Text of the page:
Not for as long as I can remember has the race for the Premiership been so open, leaving only the bold to make a definitive prediction.
Hawthorn will always be the favourite, with their recent September history, having achieved a hat-trick of wins.
Yet of the rest, there is little breathing space, as even the underdogs of the past, Greater Western Sydney and the Western Bulldogs have shown enough to suggest that they are quite capable of going all the way.
It will be great for the game if one of the teams those two can find a way to the grand final.
But write off the Cats, Crows and Swans at your peril.
The Bulldogs’ total annihilation of the high-flying Eagles sent shockwaves through the competition, suggesting they had regained their mojo. While GWS showed that they are not overawed by their more accomplished neighbor, thrashing the Swans in a spiteful, physical battle and announcing to the rest of those left that they are ready for all comers.
What has thrown the cat among the pigeons is the shock losses of Hawthorn and minor Premiers Sydney, who went down to their respective nemeses Geelong and GWS.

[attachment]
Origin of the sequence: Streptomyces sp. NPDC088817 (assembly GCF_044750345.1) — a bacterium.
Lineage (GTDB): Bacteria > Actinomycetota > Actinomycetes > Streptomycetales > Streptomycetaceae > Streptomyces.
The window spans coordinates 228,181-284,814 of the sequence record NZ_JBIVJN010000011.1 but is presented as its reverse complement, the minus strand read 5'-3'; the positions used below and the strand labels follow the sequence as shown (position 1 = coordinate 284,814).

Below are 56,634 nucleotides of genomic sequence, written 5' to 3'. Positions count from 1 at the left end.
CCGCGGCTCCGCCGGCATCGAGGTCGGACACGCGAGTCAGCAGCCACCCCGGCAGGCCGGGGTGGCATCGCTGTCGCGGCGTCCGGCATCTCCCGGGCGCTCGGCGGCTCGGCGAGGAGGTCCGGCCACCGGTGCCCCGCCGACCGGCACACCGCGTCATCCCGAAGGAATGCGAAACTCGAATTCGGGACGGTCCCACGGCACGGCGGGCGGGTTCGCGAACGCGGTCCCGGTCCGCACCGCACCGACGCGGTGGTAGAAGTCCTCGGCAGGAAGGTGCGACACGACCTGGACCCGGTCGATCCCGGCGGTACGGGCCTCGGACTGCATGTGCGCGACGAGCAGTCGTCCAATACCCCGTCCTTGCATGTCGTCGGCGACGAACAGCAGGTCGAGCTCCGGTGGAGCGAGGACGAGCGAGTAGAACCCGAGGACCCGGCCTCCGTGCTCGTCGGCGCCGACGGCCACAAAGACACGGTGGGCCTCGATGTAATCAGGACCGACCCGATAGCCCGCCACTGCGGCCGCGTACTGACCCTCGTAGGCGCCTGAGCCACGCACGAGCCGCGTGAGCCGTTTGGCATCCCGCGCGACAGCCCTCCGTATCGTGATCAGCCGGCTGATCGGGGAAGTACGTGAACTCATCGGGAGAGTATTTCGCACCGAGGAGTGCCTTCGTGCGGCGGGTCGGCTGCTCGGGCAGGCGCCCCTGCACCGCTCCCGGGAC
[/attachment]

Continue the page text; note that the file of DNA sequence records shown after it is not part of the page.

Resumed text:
While the Hawks can only blame themselves for their plight, due to inaccuracy when it mattered, the Swans have no such excuse, falling to consecutive drubbings from their cross-town rivals.
The Swans’ performance has left them vulnerable to the Adelaide Crows, and a number of injuries arising out of their bruising encounter with the Giants will do them no favours.
Hawthorn will hope that the brilliant Bulldogs will bring their inconsistency to their clash, or they will have the fight of their lives to progress to the preliminary final. The Bulldogs produced a sizzling brand of football to snuff out last year’s grand finalists in Perth and their form is ominous.
Hawthorn, eying the “Fourthorn” that will make them one of the best teams in the history of the game, are in an era where the competition has caught up with them. From now on, only consistent A-game performances and their extensive finals experience can help them scamper to that famous dream.
Though Geelong and GWS sit in a plum position, awaiting the winner of this week’s semi-finals, the destiny of this year’s flag remains as open as the sky above.
The setting is as fascinating as it is arousing due to the closeness of the competition.
My strong instincts indicate that the Premiers this year could well be someone out of the experts’ calculations, which would make for one of the most memorable seasons ever.
The team that will challenge the odds and try to write their own piece of history are the mighty Hawks, who are a flag away from emulating the only team to win four flags in a row, Collingwood, who did so between 1927 to 1930.